Appreciate you sharing that. What else should we know about what you do?
Most of my paintings are abstracts created with oil and cold wax. I usually begin by mark making and laying down shapes, lines and images randomly. Once a satisfying series of marks is laid down, I add oil and cold wax, layering with texture and color. Areas of the painting can then be scraped back, revealing what’s underneath. I like discovering these remnants of earlier marks and it allows the history of the painting’s development to become visible. Color seems to be my metier. People have often remarked upon my “color story. I’m not sure how that came about, I didn’t study it in any particular manner, it just seems to be my sensibility. My works are process driven and initially develop intuitively.

When a work is nearing completion, that’s when I begin to analyze it and more deliberately assess what it needs — what mark, what color, what gesture, will resolve the piece into a successful painting. ​If you look at your work long enough, it will tell you what to do. Guarding against Covid-19 and in extreme isolation, I stayed at home the summer of 2020 and watched as the nation erupted and the national news was filled daily with inexplicable deaths, cruelty and racial pain and anger. This impacted my work very much. As a painter, living with ambiguity and uncertainty is a constant. This was different. I felt wildly unsettled and my paintings were filled with muddy colors and fragmented images. Nothing worked. It propelled me to create a new series using neutrals — mostly blacks, whites, grays and browns. It was an interesting and enormous challenge not to add color to make them work.

Several of those works have been juried into upcoming exhibitions as so many galleries are now hosting exhibitions about surviving 2020. I paint what I feel. That’s the intuitive nature of my work. Painting serves as a way for me to express my reactions to the world at large. In the last six weeks, I’ve created two representational paintings. It’s rare for me to start with a preconceived image of a painting, but these two, I saw in my head as almost complete creations. Lots of colors but choosing to leave them as they are in lieu of covering them with abstract layers. They still echo my emotional responses to life and are satisfying in a different way. These two are the first efforts of a series I have in mind around identity and are not yet on my website. I’m actually not sure what to do with them, ha! Guess I’ll wait to see how the series develops… I did include one in the photo section of the questionnaire as it directly represents what I’m working on now. Ultimately, exploration is what matters to me — pushing, expanding and honing my own abilities. In writing this, I just realized how true it is! Five years ago, I entered two quotes on my website — Matisse and T.S. Eliot. Both reference that very thing.​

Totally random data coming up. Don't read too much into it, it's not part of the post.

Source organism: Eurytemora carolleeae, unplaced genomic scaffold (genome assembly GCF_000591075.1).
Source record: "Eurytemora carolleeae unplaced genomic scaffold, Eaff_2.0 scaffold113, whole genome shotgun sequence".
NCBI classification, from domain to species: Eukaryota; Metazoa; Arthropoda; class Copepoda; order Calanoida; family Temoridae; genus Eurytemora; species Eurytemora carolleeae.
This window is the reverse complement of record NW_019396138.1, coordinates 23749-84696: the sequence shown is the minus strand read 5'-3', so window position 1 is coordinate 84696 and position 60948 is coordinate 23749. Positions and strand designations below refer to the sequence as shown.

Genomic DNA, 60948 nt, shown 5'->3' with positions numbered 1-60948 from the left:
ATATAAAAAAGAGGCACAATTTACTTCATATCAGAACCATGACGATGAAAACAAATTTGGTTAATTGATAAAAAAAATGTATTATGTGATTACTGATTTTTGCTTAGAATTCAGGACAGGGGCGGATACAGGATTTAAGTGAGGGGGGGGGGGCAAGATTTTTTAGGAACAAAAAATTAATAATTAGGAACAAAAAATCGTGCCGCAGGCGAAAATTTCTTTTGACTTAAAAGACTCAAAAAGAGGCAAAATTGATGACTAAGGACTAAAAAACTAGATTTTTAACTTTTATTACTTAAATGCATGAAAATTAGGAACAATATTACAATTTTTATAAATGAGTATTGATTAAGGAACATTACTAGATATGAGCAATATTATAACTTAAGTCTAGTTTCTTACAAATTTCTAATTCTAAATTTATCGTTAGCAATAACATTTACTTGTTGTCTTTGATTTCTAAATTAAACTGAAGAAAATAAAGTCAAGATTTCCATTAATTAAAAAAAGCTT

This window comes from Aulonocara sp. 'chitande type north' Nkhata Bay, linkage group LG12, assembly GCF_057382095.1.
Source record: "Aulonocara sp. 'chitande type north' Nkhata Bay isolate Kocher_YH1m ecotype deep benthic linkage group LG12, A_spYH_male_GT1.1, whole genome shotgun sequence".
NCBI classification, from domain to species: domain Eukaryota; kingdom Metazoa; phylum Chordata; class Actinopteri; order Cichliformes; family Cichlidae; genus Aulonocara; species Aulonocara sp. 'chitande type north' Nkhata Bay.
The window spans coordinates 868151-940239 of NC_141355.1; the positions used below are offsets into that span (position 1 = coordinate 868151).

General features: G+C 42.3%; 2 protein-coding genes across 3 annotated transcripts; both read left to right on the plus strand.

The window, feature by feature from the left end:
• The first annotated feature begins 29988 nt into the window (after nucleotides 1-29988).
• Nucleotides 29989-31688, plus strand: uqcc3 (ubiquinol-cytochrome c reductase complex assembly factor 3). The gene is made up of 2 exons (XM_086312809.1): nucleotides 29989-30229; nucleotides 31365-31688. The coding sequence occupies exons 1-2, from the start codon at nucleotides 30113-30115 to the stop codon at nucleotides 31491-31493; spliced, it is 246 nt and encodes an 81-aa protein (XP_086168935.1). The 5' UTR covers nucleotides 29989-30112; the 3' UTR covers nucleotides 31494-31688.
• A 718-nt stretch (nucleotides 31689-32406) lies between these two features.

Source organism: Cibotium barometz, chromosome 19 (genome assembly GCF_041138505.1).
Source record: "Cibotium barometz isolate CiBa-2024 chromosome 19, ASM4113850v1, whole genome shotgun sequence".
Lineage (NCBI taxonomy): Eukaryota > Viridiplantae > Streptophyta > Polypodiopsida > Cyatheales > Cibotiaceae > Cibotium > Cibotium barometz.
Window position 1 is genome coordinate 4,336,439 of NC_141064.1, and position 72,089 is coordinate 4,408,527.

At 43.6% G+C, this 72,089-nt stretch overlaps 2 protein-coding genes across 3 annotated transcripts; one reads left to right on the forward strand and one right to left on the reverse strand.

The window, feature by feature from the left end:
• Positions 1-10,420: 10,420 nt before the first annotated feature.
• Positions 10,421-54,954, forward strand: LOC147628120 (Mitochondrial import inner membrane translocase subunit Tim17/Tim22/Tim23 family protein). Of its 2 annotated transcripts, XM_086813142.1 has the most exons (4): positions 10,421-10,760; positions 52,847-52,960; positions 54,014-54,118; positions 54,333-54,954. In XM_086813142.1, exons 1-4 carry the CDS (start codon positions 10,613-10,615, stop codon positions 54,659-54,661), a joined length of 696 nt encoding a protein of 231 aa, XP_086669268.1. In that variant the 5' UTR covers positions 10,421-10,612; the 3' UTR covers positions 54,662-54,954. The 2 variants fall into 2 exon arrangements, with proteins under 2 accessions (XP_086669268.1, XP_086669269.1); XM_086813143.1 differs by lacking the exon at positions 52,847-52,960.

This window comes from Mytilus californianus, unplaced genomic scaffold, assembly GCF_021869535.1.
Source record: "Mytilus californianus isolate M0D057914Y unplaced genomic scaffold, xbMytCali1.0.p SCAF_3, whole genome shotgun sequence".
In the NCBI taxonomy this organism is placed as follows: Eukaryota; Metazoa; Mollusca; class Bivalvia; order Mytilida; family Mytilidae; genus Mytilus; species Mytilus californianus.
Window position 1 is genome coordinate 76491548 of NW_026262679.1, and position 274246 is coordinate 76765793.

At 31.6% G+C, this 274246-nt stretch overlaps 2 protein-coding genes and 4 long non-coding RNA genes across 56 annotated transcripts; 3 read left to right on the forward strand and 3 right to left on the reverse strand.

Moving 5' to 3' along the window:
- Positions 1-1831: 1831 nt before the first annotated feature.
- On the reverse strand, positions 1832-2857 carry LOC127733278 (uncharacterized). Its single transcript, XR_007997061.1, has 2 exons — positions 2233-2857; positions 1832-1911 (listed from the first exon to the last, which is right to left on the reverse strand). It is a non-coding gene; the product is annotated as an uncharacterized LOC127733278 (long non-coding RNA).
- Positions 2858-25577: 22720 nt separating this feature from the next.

Can you talk to us about how you think about risk?
I think we all need to use the word “risk” where ever we can and as much as possible to accustom ourselves to taking them. As in, I’m going to “risk” having this cup of coffee this morning, or I’m going to “risk” this color in a painting! It feels like I’ve been risking all along in my life’s journey… from silly things like refusing to be a cheerleader in my senior year of high school (after several consecutive years of it). Some family and friends were upset and it left me feeling friendless for the first three months — my peers were shocked I would give up a position of popularity. Then I risked leaving the Midwest for New York City and found an apartment and lived by myself and explored the City alone until I met people and made friends. Risked moving to LA, risked leaving LA… it feels like all of my life’s big choices have been major risks. And I’ve finally learned to make myself say “yes” to things I’m afraid to do. Now, I’m not so concerned with failing. It’s that I believe that making my best effort is better than not trying — I’ll learn more.

Contact Info:

  • Email:
  • Website:
  • Instagram: @carol.bivins
  • Facebook: Carol Bivins: Painter